Proving the Business Case for the Internet of Things

CardieX applies for wearable sensor patent

Steve Rogerson
July 14, 2020

Australian firm CardieX’s Atcor subsidiary has submitted a US patent application for its recently announced wearable sensor technology that measures heart beat. Google-backed Mobvoi in China could be the first user.
The patent application describes a system and method of measuring medically reliable heart and arterial health indicators from a plethysmogram (PPG) light sensor on a wearable device such as a smartwatch or mobile phone when a user places his or her finger on the sensor. The determination of a pulse rate with significant heart and arterial health indicators by way of the patent could previously only be obtained invasively or via a medical device in a clinical setting.
PPG sensors are the most widely used sensors on wearable devices and are incorporated into a broad range of wearable devices produced by technology companies such as Apple, Fitbit, Garmin, Mobvoi and Samsung.
The global wearable medical device market size was valued at US$13.0bn in 2019 and is expected to witness a CAGR of 27.9% over the next seven years with remote patient monitoring of cardiovascular disease and patient risk via non-invasive wearable devices expected to play a major role in the management of global health populations.
"We are already the world leader in measuring arterial stiffness and central blood pressure through our FDA-cleared SphygmoCor technology that analyses central arterial waveforms,” said Craig Cooper, CardieX CEO. “In fact, we are the only FDA-cleared device that provides clinicians a full range of arterial features for managing hypertension in adults with SphygmoCor Xcel. Our plan is to take that leadership position and replicate the same FDA-cleared technology from our medical devices into wearables in order to provide advanced medical diagnostics and health information to consumers, and to build a patent portfolio around our engineering successes to drive increased value for shareholders."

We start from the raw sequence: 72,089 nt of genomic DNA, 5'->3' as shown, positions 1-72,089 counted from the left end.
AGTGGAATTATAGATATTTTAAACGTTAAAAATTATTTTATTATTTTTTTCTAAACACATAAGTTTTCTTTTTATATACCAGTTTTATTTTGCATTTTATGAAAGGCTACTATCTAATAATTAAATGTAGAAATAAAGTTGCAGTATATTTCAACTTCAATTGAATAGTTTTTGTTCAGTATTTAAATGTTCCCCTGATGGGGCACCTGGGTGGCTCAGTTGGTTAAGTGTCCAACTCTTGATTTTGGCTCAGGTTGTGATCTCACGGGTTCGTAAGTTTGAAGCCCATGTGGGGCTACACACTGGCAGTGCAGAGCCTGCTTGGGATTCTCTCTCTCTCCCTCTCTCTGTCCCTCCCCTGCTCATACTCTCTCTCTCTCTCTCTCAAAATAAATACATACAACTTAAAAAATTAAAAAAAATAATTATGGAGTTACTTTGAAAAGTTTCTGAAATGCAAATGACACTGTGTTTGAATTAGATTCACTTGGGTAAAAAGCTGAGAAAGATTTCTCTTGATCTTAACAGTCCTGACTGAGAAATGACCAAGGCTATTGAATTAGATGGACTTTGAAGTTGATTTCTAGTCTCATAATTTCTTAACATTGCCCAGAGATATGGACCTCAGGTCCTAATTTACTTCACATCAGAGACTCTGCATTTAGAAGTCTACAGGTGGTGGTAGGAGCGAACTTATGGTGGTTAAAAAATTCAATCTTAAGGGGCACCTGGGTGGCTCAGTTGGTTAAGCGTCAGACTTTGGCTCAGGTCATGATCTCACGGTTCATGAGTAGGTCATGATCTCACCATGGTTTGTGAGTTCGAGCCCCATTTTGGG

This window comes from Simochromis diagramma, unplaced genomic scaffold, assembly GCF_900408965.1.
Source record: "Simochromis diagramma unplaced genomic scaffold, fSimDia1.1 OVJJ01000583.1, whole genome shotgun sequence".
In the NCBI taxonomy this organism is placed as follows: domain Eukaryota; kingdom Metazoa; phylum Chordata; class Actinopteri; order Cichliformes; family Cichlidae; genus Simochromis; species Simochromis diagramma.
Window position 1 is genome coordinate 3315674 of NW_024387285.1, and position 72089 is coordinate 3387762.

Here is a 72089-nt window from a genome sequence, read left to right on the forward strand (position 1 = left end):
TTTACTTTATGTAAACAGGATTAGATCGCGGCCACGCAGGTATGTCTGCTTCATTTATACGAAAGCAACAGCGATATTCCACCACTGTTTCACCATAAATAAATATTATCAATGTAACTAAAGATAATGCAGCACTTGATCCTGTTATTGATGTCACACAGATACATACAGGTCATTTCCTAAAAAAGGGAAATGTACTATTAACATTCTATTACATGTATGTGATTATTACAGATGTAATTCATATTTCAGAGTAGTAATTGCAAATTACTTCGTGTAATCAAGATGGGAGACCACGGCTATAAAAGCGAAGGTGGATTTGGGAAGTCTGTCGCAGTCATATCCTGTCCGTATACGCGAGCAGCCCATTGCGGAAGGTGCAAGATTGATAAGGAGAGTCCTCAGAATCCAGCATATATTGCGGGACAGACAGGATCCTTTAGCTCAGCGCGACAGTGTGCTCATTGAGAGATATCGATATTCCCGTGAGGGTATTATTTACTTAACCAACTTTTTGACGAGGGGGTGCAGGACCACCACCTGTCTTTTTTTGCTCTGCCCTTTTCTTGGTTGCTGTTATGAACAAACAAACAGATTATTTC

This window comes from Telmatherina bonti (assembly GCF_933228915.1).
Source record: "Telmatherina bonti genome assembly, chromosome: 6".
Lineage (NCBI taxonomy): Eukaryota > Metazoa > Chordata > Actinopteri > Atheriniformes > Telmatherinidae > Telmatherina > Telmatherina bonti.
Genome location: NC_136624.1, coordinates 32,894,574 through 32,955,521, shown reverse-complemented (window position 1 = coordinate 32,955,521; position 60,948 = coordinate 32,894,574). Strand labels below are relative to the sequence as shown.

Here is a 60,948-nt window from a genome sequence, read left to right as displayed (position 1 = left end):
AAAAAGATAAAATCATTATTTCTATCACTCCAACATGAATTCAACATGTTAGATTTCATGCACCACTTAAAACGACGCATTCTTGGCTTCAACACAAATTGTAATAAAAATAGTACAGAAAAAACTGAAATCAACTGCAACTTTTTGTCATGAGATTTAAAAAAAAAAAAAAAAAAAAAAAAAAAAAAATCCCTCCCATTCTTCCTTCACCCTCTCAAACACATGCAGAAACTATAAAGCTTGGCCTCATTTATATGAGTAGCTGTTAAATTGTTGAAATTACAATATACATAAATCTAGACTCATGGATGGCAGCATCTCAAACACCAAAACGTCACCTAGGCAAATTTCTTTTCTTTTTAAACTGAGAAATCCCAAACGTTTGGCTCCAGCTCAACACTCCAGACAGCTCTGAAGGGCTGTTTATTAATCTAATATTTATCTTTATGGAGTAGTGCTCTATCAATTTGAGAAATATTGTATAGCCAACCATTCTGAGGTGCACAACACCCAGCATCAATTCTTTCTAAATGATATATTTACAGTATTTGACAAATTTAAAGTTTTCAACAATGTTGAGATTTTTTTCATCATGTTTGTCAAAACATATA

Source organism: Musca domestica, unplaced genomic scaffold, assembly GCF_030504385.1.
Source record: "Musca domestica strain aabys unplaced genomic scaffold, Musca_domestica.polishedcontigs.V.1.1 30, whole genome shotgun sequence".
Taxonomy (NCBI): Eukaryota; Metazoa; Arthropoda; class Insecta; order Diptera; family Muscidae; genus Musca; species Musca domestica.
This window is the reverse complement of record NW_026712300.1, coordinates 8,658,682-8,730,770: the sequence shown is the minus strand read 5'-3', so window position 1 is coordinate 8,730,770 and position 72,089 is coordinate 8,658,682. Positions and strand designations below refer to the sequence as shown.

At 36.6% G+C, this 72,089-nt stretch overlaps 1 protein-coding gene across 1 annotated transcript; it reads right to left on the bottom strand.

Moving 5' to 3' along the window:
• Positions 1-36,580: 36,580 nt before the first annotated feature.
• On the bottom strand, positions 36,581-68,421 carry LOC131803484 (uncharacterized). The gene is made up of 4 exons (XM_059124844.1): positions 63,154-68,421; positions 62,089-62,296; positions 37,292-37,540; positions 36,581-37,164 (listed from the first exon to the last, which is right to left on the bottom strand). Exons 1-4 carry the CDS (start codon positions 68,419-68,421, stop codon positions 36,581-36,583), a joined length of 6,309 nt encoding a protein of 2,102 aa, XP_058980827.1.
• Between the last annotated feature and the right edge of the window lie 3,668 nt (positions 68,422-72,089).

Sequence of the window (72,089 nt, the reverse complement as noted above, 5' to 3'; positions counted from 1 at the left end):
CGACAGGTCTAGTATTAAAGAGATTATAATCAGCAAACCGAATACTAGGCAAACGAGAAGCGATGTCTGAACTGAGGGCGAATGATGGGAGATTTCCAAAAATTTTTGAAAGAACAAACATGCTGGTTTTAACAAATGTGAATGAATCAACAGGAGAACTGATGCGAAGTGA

On the commercial application of the patent going forward, Cooper said: "The first application of the patent will most likely be with Google-backed Mobvoi in China as part of our development agreement with that company, but we also intend to license the technology to other wearable and smartwatch companies and to include it in our own medical and consumer wearable devices. Further updates and details of our device strategy will be announced shortly."
CardieX develops digital and device-based products for large-scale population health disorders. The company's SphygmoCor Xcel device measures central blood pressure, which is considered essential for the management of hypertension and related cardiovascular disorders.
Atcor's SphygmoCor technology lets researchers and clinicians non-invasively measure central blood pressure, which provides clinicians with better prognostic and diagnostic information to target effects that cannot be detected with standard brachial blood pressure measurement alone.
More than 4000 SphygmoCor systems are in use worldwide at medical institutions, research institutions and various clinical trials with pharmaceutical companies.